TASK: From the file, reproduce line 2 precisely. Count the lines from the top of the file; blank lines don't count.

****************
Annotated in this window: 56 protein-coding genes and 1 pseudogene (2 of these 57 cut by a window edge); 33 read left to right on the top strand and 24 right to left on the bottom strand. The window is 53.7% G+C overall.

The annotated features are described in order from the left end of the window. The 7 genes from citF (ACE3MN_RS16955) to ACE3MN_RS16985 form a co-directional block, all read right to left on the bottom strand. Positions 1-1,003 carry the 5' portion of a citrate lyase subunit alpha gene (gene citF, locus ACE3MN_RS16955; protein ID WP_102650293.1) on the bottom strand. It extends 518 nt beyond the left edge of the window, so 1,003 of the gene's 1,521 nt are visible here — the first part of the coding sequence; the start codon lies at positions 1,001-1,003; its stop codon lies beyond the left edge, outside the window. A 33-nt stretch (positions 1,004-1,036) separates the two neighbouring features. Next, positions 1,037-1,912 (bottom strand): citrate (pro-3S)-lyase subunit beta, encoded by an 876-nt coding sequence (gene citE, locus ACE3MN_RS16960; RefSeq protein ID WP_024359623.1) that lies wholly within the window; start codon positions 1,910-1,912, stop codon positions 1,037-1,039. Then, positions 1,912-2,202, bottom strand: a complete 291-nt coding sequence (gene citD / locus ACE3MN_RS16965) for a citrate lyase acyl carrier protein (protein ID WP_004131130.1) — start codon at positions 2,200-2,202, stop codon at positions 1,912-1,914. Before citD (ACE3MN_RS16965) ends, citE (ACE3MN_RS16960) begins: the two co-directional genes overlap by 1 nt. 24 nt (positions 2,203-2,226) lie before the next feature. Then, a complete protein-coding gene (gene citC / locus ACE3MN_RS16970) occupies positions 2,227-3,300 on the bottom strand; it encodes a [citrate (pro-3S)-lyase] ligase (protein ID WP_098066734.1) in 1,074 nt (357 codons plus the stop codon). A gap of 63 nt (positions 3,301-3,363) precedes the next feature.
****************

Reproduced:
The annotated features are described in order from the left end of the window. The 7 genes from citF (ACE3MN_RS16955) to ACE3MN_RS16985 form a co-directional block, all read right to left on the bottom strand. Positions 1-1,003 carry the 5' portion of a citrate lyase subunit alpha gene (gene citF, locus ACE3MN_RS16955; protein ID WP_102650293.1) on the bottom strand. It extends 518 nt beyond the left edge of the window, so 1,003 of the gene's 1,521 nt are visible here — the first part of the coding sequence; the start codon lies at positions 1,001-1,003; its stop codon lies beyond the left edge, outside the window. A 33-nt stretch (positions 1,004-1,036) separates the two neighbouring features. Next, positions 1,037-1,912 (bottom strand): citrate (pro-3S)-lyase subunit beta, encoded by an 876-nt coding sequence (gene citE, locus ACE3MN_RS16960; RefSeq protein ID WP_024359623.1) that lies wholly within the window; start codon positions 1,910-1,912, stop codon positions 1,037-1,039. Then, positions 1,912-2,202, bottom strand: a complete 291-nt coding sequence (gene citD / locus ACE3MN_RS16965) for a citrate lyase acyl carrier protein (protein ID WP_004131130.1) — start codon at positions 2,200-2,202, stop codon at positions 1,912-1,914. Before citD (ACE3MN_RS16965) ends, citE (ACE3MN_RS16960) begins: the two co-directional genes overlap by 1 nt. 24 nt (positions 2,203-2,226) lie before the next feature. Then, a complete protein-coding gene (gene citC / locus ACE3MN_RS16970) occupies positions 2,227-3,300 on the bottom strand; it encodes a [citrate (pro-3S)-lyase] ligase (protein ID WP_098066734.1) in 1,074 nt (357 codons plus the stop codon). A gap of 63 nt (positions 3,301-3,363) precedes the next feature.